1. A primary effect could not be determined. With the first attempt, modeling the atmosphere supposedly produced the number as 3.0°C upon doubling CO2 in the atmosphere (Charney et al, 1979, and Ramanathan et al, 1979). Modeling is not possible without starting with a primary effect to feed into the model as heat caused by CO2. Yet the primary effect was the end result rather than the starting point.
2. The second attempt to determine the primary effect used "empirical observation," which means assumed history of 0.6°C temperature increase with 100 parts per million CO2 increase (Hansen et al, 1984, 1988). But the history included secondary effects, while it was used to represent the primary effect. Now days, secondary effects are said to be three times as much as the primary effect.
3. The third attempt to determine the primary effect used "radiative transfer equations" combined with atmospheric modeling (Myhre et al, 1998). But there is no way to get heat out of either alone or combined. A complex analysis might have added heat, but it was not mentioned, and it would have conflicted with atmospheric modeling, which can only indicate total effects which do not separate primary from secondary effects.
4. Due to saturation, increasing CO2 in the atmosphere only shortens the distance radiation must travel to be completely absorbed. Changing the distance is not increasing the heat. Measurements show that CO2 absorbs all radiation available to it at the center of its main absorption peak in traveling ten meters near the surface of the earth.
5. Saturation near the surface could not be explained, as it would require 400°C temperature increase due to shoulder effects spread thinly through the atmosphere. Five percent of the CO2 on the shoulders of the absorption peaks would result in 1/20 of the heat producing 1/20 as much temperature increase for each unit of total heat, which means 400 times as much total heat for each unit of heat induced by humans.
6. An effect high in the atmosphere does not explain saturation, because it can't get high enough, and huge amounts of heat would be required for back radiation to increase near surface temperatures by the claimed 0.6°C.
7. Fakes claim carbon dioxide shifts the equilibrium temperature upward at the top of the atmosphere. There is no equilibrium temperature. Equilibrium involves every molecule and every temperature in the atmosphere and on the surface.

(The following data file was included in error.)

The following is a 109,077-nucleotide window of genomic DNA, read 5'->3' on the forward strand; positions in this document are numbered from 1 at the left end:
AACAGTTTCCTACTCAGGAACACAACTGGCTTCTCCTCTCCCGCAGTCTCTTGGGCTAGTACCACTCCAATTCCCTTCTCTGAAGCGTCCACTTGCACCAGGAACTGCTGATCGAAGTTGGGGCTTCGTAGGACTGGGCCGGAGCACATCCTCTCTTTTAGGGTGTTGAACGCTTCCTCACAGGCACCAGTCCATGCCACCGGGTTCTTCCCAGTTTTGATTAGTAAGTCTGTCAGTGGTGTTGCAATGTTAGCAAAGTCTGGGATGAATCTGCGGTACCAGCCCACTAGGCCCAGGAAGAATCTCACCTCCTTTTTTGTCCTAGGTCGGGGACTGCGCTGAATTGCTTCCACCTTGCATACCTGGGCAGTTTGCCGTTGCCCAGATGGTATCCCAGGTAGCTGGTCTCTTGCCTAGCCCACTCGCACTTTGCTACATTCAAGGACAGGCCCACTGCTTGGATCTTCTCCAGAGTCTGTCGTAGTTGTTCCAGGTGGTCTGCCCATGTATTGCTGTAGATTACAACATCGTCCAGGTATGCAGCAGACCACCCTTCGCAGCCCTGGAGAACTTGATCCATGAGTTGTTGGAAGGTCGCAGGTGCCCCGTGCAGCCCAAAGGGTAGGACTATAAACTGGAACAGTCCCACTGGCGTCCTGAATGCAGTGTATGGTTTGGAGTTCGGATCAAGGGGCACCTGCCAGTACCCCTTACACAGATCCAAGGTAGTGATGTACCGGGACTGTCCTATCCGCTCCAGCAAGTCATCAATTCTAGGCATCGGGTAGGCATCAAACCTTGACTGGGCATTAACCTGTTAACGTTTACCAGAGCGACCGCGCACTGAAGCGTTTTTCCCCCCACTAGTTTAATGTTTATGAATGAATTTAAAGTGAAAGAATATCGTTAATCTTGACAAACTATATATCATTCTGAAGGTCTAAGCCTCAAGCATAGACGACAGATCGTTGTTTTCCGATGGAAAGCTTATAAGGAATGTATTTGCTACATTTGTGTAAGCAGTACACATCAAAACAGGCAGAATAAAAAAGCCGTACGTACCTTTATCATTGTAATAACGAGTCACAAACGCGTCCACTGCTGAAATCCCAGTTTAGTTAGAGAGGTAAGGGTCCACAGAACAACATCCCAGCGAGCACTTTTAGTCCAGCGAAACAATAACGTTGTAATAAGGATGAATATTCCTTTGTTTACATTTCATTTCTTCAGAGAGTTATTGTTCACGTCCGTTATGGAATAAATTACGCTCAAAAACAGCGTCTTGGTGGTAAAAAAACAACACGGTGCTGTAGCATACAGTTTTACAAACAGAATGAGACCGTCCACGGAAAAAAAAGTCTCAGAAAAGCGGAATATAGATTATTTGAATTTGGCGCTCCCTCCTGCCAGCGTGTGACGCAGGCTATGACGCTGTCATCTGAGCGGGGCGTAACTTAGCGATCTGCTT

8. Land-based temperature measurements showed
no significant temperature increase, while the data was altered to show an increase.
9. The claim is often made or implied that nothing but greenhouse gases heat the atmosphere, and by the amount of 33°C. Yet scientists know that most heat enters the atmosphere through conduction and evaporation, not radiation, as shown in the NASA Energy Budget. Such contradictions go uncorrected.
10. There was five times as much CO2 in the air during dinosaur years as now, and twenty times as much before that, because oceans continuously absorb CO2 and tie it up as calcium carbonate and limestone.
11. All biology is on the verge of becoming extinct due to a shortage of carbon dioxide in the air which is necessary for photosynthesis. Tests say plants can photosynthesize down to 180 ppm CO2; but that is laboratory conditions. Stress will reduce species and create domino effects long before that, which is occurring to some extent now (due to 280-390 ppm recently). Optimum starts around 1,000 ppm and goes upward.
12. Acid in the oceans is totally contrived, as the ocean pH is strongly buffered at pH 8.1 by huge amounts of calcium carbonate. No one has ever found any other pH in the oceans beyond micro environments due to pollution or geothermal vents.
13. Sea creatures are totally immune to large scale pH changes, as hydrogen ion pumps are included with all respiration, and shells have complex structure including numerous minerals, proteins and carbohydrates for resisting environmental effects.
14. Natural effects including ice ages produce large variations in climate. The oceans drop 400 feet during an ice age and slowly increase between ice ages, which is occurring now. Ocean surface temperatures change drastically in short term cycles. Between 1980 and 1998, the surface of the Pacific Ocean was heating causing much rainfall in the U.S. and moderating temperature extremes. Now the surface of the Pacific Ocean is cooling resulting in severe droughts and cold winters.